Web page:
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Ocala Florida December 2017 Market Summary

For PDF file Click Here: Ocala Florida Market Summary Report Dec 2016

 

 

Active listings: How many listings were for sale during each month. The number of active listings is a “snapshot” of active listings on the 15th of the month. Rather than showing the number of all listings that were active at any time during the month, this chart displays a representation of the number of listings that were active on one day. A trend upward or downward from month to month can be established by using the same day of every month.

New listings: How many properties were put on the market during each month. It is the total number of listings newly added to the MLS system during the month. (All listings whose Listing Date falls within that particular month.)

Sold listings: The total number of listings whose sales contracts were completed, or closed, during the month.

The Listings Prices chart displays median and/or average list prices and sale prices.

An average price is where all the prices are added and then divided by the number of prices. *

List price refers to the current list price of a listing.

The Absorption Rate, in Months chart, shows how long the current inventory of properties would last at the current rate of sales.

If no new properties were added to the market, and sales continued at a steady pace, the Absorption rate indicates the number of months required to sell all the properties on the market.

Absorption rate is based on two numbers:
The number of active listings
The average number of listings sold per month for the previous n months.

The number of active listings is a “snapshot” of listings active on a single day (the 15th of the month). The number of months of sold listings, here, is 12.

The Sold to List Ratio chart displays the average ratio of sale price to original list price, and to list price, in percentage.

This ratio shows how the sale prices of properties compare to their original list prices and their list prices.

Numbers below 100% indicate that, on average, properties sold for less than their original list prices or their list prices. Numbers above 100% indicate that, on average, properties sold for more.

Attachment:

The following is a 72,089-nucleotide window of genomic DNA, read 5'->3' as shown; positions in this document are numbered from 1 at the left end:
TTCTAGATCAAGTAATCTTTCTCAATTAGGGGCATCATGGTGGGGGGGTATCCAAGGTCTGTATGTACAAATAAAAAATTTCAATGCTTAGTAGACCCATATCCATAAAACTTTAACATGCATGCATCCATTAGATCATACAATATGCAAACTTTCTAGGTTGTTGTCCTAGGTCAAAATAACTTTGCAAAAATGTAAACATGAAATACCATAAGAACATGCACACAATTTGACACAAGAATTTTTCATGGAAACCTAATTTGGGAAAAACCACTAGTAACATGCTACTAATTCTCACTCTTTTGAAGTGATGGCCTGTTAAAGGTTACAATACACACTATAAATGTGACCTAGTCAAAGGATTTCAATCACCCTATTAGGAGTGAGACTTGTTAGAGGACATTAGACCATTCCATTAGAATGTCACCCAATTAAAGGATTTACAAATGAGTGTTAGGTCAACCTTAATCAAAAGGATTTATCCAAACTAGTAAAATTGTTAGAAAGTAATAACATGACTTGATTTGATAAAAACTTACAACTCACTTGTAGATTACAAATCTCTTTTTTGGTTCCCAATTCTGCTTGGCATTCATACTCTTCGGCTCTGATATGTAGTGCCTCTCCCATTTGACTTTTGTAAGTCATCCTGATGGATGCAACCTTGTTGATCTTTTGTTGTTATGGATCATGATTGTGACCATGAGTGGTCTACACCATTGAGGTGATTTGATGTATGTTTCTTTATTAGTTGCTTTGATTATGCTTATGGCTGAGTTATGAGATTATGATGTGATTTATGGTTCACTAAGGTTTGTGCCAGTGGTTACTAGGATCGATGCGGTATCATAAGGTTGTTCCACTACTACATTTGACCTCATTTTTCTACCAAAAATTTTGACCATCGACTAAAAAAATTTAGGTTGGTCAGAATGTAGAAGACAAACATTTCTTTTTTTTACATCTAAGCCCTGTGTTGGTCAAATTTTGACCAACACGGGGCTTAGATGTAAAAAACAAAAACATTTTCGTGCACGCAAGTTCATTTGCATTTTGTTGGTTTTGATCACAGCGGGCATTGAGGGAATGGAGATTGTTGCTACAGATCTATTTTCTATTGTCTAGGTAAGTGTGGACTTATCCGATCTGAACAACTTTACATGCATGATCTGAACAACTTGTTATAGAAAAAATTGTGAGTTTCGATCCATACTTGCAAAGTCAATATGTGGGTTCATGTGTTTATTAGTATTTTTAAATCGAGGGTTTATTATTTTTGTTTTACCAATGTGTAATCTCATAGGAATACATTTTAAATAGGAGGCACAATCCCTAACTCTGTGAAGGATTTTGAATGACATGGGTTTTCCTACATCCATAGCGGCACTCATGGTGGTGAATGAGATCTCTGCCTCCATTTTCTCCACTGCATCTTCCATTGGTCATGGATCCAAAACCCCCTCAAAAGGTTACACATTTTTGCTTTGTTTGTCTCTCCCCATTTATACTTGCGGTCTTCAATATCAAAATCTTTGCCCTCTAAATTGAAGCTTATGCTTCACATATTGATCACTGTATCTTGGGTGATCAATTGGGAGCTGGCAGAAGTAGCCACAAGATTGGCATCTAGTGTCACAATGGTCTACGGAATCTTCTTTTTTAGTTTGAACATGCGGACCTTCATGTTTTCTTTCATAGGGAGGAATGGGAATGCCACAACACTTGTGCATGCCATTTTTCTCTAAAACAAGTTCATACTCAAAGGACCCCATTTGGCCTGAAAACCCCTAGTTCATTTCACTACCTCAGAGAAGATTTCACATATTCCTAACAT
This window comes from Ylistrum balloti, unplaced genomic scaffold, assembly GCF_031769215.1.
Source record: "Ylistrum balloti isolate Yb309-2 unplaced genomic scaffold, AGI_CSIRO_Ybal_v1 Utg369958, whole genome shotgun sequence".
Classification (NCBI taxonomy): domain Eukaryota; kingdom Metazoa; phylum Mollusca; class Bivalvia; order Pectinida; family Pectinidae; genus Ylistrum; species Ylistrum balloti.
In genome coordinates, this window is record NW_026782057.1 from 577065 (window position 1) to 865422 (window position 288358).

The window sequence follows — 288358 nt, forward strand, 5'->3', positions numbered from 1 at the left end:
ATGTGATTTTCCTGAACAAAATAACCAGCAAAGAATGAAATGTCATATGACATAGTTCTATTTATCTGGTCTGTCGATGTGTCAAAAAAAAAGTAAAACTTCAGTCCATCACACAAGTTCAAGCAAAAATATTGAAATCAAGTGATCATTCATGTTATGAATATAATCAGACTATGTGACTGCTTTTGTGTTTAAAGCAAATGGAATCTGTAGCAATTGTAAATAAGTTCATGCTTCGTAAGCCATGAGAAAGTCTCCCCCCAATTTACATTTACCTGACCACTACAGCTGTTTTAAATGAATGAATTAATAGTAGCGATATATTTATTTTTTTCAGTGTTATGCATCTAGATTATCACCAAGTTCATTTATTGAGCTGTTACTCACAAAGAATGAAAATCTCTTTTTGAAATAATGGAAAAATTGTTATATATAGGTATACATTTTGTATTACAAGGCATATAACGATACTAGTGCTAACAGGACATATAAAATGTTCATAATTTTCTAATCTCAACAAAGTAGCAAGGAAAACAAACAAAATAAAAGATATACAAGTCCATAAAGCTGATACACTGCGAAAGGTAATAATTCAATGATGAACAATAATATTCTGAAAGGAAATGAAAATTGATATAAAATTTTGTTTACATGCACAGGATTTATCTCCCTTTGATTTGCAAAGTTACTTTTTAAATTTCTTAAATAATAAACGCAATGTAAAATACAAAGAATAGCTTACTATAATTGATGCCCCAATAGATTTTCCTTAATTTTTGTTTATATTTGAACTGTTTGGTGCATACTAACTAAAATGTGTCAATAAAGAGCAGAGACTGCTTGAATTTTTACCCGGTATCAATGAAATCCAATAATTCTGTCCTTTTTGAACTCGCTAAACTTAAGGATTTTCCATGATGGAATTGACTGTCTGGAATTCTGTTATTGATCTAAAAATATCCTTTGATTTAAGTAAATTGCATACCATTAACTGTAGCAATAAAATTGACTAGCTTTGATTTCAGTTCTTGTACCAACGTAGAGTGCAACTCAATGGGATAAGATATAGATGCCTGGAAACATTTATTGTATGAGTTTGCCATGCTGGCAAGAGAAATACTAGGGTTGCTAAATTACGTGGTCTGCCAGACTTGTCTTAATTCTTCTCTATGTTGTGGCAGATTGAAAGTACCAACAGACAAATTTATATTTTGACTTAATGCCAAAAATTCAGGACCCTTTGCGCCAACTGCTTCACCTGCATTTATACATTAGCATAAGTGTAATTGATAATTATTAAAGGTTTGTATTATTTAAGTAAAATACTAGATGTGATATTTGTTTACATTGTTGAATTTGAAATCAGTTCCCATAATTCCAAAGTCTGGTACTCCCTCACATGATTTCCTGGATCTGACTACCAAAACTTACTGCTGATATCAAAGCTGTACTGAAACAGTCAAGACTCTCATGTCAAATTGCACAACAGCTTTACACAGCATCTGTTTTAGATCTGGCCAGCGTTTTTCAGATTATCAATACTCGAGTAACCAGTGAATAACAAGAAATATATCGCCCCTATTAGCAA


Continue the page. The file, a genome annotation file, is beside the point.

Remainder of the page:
Note that not all listings experience a price change; for those listings, the two ratios are the same.

The ratio is calculated by dividing the sale price by the original list price and the sale price by the current list price.
Sale Price ÷ Original List Price
Sale Price ÷ List Price

The Days on Market chart displays the average number of days that sold listings were on the market.

The number for each month is the average days on market for all of the listings whose sale contracts were closed that month.

CDOM is Continuous Days On Market, the number of days from the listings begins date until it was sold.

If there were any days it was off the market (ex. temporarily withdrawn), then those days are subtracted.

If the property was taken off the market (but not sold) and was listed again within 30 days, then the days it was previously on the market are added to CDOM.

The Price Volume chart shows the total value of all listings for each status.

Active list volume is the total list price value for all listings that were active on the 15th of each month. It is a “snapshot” view of active listings, and a trend upward or downward can be established from month to month.

New list volume is the total list price value for all listings that were newly added to the market during each month.